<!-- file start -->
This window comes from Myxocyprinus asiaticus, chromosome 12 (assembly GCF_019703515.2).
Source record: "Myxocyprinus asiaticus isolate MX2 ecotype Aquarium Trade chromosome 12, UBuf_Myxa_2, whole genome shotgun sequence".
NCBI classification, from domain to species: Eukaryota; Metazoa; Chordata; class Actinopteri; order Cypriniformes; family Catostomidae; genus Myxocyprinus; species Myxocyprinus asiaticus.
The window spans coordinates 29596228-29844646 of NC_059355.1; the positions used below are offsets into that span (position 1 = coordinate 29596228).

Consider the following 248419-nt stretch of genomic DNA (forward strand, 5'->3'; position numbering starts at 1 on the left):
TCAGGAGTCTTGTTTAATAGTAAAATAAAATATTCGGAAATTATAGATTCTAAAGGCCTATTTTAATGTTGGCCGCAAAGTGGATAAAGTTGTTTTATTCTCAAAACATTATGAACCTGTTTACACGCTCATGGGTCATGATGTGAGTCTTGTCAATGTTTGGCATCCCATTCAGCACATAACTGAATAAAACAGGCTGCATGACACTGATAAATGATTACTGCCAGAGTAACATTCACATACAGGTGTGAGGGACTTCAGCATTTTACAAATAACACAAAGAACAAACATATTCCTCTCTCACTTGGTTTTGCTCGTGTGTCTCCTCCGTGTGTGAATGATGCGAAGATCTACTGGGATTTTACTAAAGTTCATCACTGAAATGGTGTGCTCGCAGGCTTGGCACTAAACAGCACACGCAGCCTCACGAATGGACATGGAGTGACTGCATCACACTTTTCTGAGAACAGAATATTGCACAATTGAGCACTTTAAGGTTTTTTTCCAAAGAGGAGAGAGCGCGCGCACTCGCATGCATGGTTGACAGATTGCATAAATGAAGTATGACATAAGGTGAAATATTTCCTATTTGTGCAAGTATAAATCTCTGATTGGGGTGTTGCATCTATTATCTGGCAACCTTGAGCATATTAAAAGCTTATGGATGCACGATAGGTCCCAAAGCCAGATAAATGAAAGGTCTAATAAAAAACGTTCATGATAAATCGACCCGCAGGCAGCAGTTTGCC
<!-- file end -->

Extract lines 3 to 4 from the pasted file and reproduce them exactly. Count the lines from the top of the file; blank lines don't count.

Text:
NCBI classification, from domain to species: Eukaryota; Metazoa; Chordata; class Actinopteri; order Cypriniformes; family Catostomidae; genus Myxocyprinus; species Myxocyprinus asiaticus.
The window spans coordinates 29596228-29844646 of NC_059355.1; the positions used below are offsets into that span (position 1 = coordinate 29596228).